Why We Are Cutting Our Price Estimate For Sprint To $6

by Trefis Team
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We are cutting our price estimate for  Sprint (NYSE:S) from about $8.50 per share to about $6 per share to account for the potentially lower growth prospects, weaker pricing power, and higher CapEx outlays that it could face, after its merger talks with T-Mobile (NASDAQ:TMUS) fell through last month. Below we detail the rationale for our revision and our outlook for Sprint’s stock. Our new $6 price estimate is slightly ahead of the current market price.

Pricing Pressure Could Persist, Sprint Stands To Lose The Most

Although Sprint has been able to post positive postpaid subscriber net adds over the last several quarters, it has come at the cost of aggressive discounting. For instance, the carrier offers the lowest pricing for unlimited postpaid data at $60 for a single line. Moreover, despite this discounting, the carrier has not been able to perform as well as its larger peers. For instance, Sprint added 279k postpaid phone subscribers over the last quarter, while Verizon posted 486k net adds and T-Mobile added 595k subscribers. Its likely that these promotions will have to continue in the near term, impacting margins.

Long-Term CapEx Requirements, Debt Position

The potential T-Mobile merger falling through means that Sprint would miss out on significant cost synergies ( we estimated the present value of combined synergies after tax at about $20 billion). Moreover, CapEx outlays will also be higher on a relative basis compared to a combined company, as the industry transitions to 5G technology. While Sprint has a sizable high-band spectrum position that could be used to deploy the new wireless standard, infrastructure spending will likely be higher compared to 4G, considering that 5G requires a denser network. This could stress Sprint’s already precarious financial position. The company’s  debt load stands at around $38 billion, with close to half that amount coming due over the next four years. The carrier has had to resort to mortgaging assets such as spectrum to bolster its liquidity position and cut interest costs, which come in at around $600 million each quarter.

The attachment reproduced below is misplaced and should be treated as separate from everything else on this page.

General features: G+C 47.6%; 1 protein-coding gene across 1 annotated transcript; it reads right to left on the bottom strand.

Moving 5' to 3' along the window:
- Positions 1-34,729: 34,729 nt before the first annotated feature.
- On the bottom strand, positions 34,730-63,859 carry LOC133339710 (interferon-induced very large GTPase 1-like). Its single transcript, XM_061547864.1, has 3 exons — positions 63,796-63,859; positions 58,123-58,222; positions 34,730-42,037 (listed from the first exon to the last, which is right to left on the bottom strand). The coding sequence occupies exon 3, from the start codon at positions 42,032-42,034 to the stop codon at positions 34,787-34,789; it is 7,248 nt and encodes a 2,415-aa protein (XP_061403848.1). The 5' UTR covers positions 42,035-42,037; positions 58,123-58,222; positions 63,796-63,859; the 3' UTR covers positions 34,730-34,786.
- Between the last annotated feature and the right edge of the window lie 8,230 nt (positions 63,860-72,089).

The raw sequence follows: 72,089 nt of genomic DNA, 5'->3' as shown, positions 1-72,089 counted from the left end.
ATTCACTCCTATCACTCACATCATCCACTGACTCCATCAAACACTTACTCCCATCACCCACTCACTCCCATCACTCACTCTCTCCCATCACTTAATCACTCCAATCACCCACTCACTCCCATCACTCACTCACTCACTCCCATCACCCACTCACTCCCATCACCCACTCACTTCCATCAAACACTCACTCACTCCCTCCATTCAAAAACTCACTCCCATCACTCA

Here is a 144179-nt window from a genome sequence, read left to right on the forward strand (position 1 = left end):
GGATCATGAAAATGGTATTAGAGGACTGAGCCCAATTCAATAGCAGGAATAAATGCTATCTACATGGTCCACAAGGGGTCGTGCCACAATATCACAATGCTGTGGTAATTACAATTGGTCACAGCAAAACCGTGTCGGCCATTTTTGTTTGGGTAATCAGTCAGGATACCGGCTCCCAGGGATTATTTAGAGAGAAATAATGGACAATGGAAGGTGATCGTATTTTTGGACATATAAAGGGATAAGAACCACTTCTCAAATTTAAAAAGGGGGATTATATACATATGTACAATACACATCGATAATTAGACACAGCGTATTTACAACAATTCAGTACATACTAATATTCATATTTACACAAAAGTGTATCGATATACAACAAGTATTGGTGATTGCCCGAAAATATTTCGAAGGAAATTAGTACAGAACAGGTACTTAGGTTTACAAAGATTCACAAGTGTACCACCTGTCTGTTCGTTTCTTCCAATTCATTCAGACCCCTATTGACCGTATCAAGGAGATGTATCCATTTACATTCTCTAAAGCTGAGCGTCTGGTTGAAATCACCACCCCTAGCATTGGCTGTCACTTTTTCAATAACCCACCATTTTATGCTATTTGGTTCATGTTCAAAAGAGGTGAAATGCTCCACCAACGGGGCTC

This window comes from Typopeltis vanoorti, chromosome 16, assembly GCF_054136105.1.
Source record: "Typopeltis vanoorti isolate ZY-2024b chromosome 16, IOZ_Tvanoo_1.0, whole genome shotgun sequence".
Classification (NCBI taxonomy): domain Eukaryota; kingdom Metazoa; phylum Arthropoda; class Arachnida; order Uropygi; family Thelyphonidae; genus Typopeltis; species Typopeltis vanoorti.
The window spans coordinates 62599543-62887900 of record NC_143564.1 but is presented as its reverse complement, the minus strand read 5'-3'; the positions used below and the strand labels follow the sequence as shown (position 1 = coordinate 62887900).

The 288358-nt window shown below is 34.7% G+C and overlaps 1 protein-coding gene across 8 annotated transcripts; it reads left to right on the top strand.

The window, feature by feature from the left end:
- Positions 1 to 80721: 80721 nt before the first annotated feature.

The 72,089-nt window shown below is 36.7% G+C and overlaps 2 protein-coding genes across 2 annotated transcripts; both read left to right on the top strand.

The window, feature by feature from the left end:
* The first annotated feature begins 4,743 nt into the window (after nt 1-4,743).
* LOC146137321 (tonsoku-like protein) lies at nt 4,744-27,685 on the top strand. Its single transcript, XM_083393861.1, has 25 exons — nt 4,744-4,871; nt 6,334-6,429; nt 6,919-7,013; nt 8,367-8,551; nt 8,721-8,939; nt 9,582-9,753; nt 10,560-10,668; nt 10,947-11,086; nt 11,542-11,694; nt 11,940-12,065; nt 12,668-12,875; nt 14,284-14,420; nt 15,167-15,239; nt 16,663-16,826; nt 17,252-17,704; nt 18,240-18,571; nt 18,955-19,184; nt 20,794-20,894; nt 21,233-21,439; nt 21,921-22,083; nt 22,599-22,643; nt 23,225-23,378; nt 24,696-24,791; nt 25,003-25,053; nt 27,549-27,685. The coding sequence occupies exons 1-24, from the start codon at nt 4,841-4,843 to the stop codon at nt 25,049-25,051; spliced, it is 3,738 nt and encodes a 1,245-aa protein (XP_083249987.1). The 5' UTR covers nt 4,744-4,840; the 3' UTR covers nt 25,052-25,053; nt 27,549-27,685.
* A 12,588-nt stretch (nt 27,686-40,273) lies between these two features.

There Could Be Some Positives

Sprint’s parent company Softbank noted that it planned to increase its stake in the carrier while indicating that it views the company as a critical part of its plans for the U.S. market. Although Softbank already has an 82% stake in the carrier, with regulations limiting its holding to under 85% (without having to make a tender offer for the rest of the shares), Softbank could provide a backstop for Sprint’s debt. There is an outside chance that Sprint could seek an alternative transaction, but the possibilities remain few (Sprint was in talks with cable behemoths Comcast and Charter Communications a few months ago) and Softbank’s apparent interest in maintaining control could also complicate issues while discussing a potential transaction.

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